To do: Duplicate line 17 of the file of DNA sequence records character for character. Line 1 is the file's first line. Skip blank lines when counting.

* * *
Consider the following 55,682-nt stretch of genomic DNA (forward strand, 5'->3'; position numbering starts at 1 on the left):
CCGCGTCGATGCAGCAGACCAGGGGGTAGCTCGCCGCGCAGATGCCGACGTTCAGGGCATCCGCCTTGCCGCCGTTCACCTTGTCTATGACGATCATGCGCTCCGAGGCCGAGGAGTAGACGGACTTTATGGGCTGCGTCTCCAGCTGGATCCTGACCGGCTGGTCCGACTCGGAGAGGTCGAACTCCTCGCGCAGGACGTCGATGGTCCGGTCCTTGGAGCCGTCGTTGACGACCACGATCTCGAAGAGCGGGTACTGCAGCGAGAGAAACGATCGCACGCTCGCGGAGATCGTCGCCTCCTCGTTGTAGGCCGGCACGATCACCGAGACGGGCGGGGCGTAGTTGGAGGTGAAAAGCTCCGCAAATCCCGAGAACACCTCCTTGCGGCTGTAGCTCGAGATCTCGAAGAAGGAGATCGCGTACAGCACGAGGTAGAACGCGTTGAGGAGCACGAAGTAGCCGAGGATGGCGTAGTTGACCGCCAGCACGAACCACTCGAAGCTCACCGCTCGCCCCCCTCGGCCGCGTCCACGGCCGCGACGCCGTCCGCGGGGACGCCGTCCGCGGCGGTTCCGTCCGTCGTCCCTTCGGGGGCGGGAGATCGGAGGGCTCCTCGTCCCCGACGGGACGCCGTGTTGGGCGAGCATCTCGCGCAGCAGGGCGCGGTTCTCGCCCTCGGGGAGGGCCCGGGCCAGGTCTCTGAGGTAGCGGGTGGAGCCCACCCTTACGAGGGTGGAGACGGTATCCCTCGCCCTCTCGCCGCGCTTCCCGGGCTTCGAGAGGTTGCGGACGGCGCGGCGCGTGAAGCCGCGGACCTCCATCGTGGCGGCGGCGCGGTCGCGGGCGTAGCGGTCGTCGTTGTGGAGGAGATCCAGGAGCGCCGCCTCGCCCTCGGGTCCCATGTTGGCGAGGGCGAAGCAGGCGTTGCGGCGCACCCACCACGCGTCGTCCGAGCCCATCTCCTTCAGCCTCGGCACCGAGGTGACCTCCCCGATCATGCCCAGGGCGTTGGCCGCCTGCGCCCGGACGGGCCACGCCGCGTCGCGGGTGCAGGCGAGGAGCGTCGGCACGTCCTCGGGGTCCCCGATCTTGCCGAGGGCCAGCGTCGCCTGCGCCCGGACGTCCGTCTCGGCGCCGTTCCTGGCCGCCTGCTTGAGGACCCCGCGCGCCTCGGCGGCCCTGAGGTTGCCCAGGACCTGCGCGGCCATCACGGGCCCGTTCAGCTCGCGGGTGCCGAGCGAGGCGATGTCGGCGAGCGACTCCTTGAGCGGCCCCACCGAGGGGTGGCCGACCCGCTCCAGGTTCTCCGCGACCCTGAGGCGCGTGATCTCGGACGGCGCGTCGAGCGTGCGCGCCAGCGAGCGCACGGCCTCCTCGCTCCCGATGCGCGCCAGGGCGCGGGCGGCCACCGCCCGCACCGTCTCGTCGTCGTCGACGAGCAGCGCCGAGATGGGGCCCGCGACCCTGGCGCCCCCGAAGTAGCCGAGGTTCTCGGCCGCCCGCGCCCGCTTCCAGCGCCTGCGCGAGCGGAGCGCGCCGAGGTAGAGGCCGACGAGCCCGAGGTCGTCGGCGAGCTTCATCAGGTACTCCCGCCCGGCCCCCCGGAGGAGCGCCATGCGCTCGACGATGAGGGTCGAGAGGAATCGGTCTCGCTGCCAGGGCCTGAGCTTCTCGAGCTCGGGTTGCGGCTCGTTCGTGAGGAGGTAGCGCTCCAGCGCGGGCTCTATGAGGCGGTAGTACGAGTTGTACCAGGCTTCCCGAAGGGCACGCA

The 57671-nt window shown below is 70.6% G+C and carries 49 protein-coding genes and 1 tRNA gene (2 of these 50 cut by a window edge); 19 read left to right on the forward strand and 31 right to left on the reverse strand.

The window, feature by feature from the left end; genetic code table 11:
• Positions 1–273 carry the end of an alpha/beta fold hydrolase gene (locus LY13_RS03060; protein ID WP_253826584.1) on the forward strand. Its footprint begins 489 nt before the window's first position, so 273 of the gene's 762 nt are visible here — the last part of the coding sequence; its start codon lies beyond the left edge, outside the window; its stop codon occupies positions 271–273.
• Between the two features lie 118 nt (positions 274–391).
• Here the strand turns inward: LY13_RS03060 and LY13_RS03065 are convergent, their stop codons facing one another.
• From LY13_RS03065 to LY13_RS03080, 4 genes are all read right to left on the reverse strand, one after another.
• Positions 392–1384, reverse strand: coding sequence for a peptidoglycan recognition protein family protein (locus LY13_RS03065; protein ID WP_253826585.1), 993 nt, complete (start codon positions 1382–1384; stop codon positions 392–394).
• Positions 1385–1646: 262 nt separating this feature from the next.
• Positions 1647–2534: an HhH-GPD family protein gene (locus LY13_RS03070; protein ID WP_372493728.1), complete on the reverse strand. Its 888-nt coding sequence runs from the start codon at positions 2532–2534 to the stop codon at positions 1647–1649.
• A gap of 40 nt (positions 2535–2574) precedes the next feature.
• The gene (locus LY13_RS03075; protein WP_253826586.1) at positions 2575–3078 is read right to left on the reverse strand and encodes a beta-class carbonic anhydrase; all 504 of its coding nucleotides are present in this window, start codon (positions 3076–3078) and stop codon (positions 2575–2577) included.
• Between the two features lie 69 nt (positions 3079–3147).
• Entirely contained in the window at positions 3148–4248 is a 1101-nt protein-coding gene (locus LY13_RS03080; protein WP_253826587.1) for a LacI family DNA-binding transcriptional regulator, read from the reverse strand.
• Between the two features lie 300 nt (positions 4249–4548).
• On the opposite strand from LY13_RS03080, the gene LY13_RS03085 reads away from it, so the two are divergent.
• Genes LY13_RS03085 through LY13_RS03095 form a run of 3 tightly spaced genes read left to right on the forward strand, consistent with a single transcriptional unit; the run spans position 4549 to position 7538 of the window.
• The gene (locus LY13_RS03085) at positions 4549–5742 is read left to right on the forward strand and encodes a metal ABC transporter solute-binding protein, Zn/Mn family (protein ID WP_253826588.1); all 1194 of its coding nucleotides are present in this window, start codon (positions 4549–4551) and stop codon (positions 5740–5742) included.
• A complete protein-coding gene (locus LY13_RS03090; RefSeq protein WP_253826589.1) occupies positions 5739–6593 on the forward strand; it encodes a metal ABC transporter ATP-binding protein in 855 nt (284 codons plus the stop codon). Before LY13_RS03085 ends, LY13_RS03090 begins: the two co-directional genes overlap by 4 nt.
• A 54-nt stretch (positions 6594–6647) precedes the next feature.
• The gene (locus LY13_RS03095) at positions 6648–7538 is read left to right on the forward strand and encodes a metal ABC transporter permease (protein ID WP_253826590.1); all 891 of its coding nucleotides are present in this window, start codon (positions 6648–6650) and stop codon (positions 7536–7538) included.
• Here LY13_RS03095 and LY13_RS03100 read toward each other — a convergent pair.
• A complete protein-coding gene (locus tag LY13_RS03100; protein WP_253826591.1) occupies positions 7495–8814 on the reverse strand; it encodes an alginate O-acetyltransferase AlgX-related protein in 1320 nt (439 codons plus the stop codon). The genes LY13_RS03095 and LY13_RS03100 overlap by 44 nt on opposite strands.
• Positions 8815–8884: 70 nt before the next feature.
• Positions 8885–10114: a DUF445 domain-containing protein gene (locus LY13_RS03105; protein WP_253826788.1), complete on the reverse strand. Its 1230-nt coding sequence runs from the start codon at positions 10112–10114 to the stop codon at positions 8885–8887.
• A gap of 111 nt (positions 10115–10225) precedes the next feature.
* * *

• On the opposite strand from LY13_RS03080, the gene LY13_RS03085 reads away from it, so the two are divergent.